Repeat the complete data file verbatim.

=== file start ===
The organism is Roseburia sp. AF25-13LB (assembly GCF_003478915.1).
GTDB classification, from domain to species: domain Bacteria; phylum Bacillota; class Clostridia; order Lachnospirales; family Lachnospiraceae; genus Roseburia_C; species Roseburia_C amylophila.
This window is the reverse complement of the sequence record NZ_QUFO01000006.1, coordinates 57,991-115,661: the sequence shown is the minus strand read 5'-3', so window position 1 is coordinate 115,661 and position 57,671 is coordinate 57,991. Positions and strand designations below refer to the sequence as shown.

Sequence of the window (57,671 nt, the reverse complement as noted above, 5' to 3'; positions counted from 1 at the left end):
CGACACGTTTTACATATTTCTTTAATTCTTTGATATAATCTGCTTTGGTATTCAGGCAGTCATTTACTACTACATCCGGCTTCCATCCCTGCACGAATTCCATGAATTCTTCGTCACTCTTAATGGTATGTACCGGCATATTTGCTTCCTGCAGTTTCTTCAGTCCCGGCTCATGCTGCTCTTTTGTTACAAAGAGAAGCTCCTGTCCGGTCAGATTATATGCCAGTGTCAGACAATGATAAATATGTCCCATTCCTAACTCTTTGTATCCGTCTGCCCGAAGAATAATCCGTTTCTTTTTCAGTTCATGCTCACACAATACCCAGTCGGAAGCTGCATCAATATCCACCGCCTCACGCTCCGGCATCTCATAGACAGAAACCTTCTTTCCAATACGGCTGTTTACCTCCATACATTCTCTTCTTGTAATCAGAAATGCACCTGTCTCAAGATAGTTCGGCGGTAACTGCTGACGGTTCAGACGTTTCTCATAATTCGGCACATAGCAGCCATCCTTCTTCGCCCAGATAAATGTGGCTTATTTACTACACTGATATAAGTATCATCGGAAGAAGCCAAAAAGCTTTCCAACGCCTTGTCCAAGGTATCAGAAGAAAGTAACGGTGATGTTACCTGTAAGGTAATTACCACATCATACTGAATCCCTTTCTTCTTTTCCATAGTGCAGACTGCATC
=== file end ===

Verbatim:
The organism is Roseburia sp. AF25-13LB (assembly GCF_003478915.1).
GTDB classification, from domain to species: domain Bacteria; phylum Bacillota; class Clostridia; order Lachnospirales; family Lachnospiraceae; genus Roseburia_C; species Roseburia_C amylophila.
This window is the reverse complement of the sequence record NZ_QUFO01000006.1, coordinates 57,991-115,661: the sequence shown is the minus strand read 5'-3', so window position 1 is coordinate 115,661 and position 57,671 is coordinate 57,991. Positions and strand designations below refer to the sequence as shown.

Sequence of the window (57,671 nt, the reverse complement as noted above, 5' to 3'; positions counted from 1 at the left end):
CGACACGTTTTACATATTTCTTTAATTCTTTGATATAATCTGCTTTGGTATTCAGGCAGTCATTTACTACTACATCCGGCTTCCATCCCTGCACGAATTCCATGAATTCTTCGTCACTCTTAATGGTATGTACCGGCATATTTGCTTCCTGCAGTTTCTTCAGTCCCGGCTCATGCTGCTCTTTTGTTACAAAGAGAAGCTCCTGTCCGGTCAGATTATATGCCAGTGTCAGACAATGATAAATATGTCCCATTCCTAACTCTTTGTATCCGTCTGCCCGAAGAATAATCCGTTTCTTTTTCAGTTCATGCTCACACAATACCCAGTCGGAAGCTGCATCAATATCCACCGCCTCACGCTCCGGCATCTCATAGACAGAAACCTTCTTTCCAATACGGCTGTTTACCTCCATACATTCTCTTCTTGTAATCAGAAATGCACCTGTCTCAAGATAGTTCGGCGGTAACTGCTGACGGTTCAGACGTTTCTCATAATTCGGCACATAGCAGCCATCCTTCTTCGCCCAGATAAATGTGGCTTATTTACTACACTGATATAAGTATCATCGGAAGAAGCCAAAAAGCTTTCCAACGCCTTGTCCAAGGTATCAGAAGAAAGTAACGGTGATGTTACCTGTAAGGTAATTACCACATCATACTGAATCCCTTTCTTCTTTTCCATAGTGCAGACTGCATC